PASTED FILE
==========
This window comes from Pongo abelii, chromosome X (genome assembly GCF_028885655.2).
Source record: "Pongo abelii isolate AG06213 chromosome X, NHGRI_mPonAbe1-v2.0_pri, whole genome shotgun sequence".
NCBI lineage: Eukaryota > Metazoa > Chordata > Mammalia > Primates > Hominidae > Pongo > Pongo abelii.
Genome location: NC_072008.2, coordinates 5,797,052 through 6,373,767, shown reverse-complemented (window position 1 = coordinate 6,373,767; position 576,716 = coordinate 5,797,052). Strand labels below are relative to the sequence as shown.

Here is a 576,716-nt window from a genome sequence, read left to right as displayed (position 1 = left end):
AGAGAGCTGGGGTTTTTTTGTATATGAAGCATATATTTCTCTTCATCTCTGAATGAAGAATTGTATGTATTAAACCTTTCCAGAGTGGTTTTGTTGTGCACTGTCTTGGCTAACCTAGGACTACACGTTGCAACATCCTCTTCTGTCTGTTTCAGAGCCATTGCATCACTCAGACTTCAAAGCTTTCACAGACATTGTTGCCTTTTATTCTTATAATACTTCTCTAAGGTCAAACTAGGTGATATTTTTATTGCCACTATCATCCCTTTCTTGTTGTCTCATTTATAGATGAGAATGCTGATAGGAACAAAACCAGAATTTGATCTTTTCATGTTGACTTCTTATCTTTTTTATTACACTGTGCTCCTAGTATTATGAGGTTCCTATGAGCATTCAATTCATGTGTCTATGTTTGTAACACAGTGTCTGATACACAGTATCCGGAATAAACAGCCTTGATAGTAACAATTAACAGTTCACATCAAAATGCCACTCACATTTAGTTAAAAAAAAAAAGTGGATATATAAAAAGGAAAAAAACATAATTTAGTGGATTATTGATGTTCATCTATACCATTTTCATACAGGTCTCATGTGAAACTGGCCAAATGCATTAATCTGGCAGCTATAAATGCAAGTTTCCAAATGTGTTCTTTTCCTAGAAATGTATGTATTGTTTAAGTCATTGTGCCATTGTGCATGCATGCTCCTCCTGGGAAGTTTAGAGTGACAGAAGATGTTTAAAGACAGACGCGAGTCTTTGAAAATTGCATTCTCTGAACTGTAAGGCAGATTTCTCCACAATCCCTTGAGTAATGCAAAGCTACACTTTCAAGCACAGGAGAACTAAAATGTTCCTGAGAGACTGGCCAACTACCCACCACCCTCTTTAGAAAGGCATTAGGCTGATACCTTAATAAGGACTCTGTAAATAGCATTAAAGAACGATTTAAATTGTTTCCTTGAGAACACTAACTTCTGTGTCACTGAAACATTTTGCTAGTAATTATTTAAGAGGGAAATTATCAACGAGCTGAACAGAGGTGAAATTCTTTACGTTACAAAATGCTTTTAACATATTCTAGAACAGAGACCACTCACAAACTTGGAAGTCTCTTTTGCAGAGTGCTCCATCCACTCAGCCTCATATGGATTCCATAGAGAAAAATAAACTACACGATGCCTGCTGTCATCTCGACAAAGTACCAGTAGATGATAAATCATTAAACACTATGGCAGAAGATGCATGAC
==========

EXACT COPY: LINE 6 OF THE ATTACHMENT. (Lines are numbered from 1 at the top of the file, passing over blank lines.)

AGAGAGCTGGGGTTTTTTTGTATATGAAGCATATATTTCTCTTCATCTCTGAATGAAGAATTGTATGTATTAAACCTTTCCAGAGTGGTTTTGTTGTGCACTGTCTTGGCTAACCTAGGACTACACGTTGCAACATCCTCTTCTGTCTGTTTCAGAGCCATTGCATCACTCAGACTTCAAAGCTTTCACAGACATTGTTGCCTTTTATTCTTATAATACTTCTCTAAGGTCAAACTAGGTGATATTTTTATTGCCACTATCATCCCTTTCTTGTTGTCTCATTTATAGATGAGAATGCTGATAGGAACAAAACCAGAATTTGATCTTTTCATGTTGACTTCTTATCTTTTTTATTACACTGTGCTCCTAGTATTATGAGGTTCCTATGAGCATTCAATTCATGTGTCTATGTTTGTAACACAGTGTCTGATACACAGTATCCGGAATAAACAGCCTTGATAGTAACAATTAACAGTTCACATCAAAATGCCACTCACATTTAGTTAAAAAAAAAAAGTGGATATATAAAAAGGAAAAAAACATAATTTAGTGGATTATTGATGTTCATCTATACCATTTTCATACAGGTCTCATGTGAAACTGGCCAAATGCATTAATCTGGCAGCTATAAATGCAAGTTTCCAAATGTGTTCTTTTCCTAGAAATGTATGTATTGTTTAAGTCATTGTGCCATTGTGCATGCATGCTCCTCCTGGGAAGTTTAGAGTGACAGAAGATGTTTAAAGACAGACGCGAGTCTTTGAAAATTGCATTCTCTGAACTGTAAGGCAGATTTCTCCACAATCCCTTGAGTAATGCAAAGCTACACTTTCAAGCACAGGAGAACTAAAATGTTCCTGAGAGACTGGCCAACTACCCACCACCCTCTTTAGAAAGGCATTAGGCTGATACCTTAATAAGGACTCTGTAAATAGCATTAAAGAACGATTTAAATTGTTTCCTTGAGAACACTAACTTCTGTGTCACTGAAACATTTTGCTAGTAATTATTTAAGAGGGAAATTATCAACGAGCTGAACAGAGGTGAAATTCTTTACGTTACAAAATGCTTTTAACATATTCTAGAACAGAGACCACTCACAAACTTGGAAGTCTCTTTTGCAGAGTGCTCCATCCACTCAGCCTCATATGGATTCCATAGAGAAAAATAAACTACACGATGCCTGCTGTCATCTCGACAAAGTACCAGTAGATGATAAATCATTAAACACTATGGCAGAAGATGCATGAC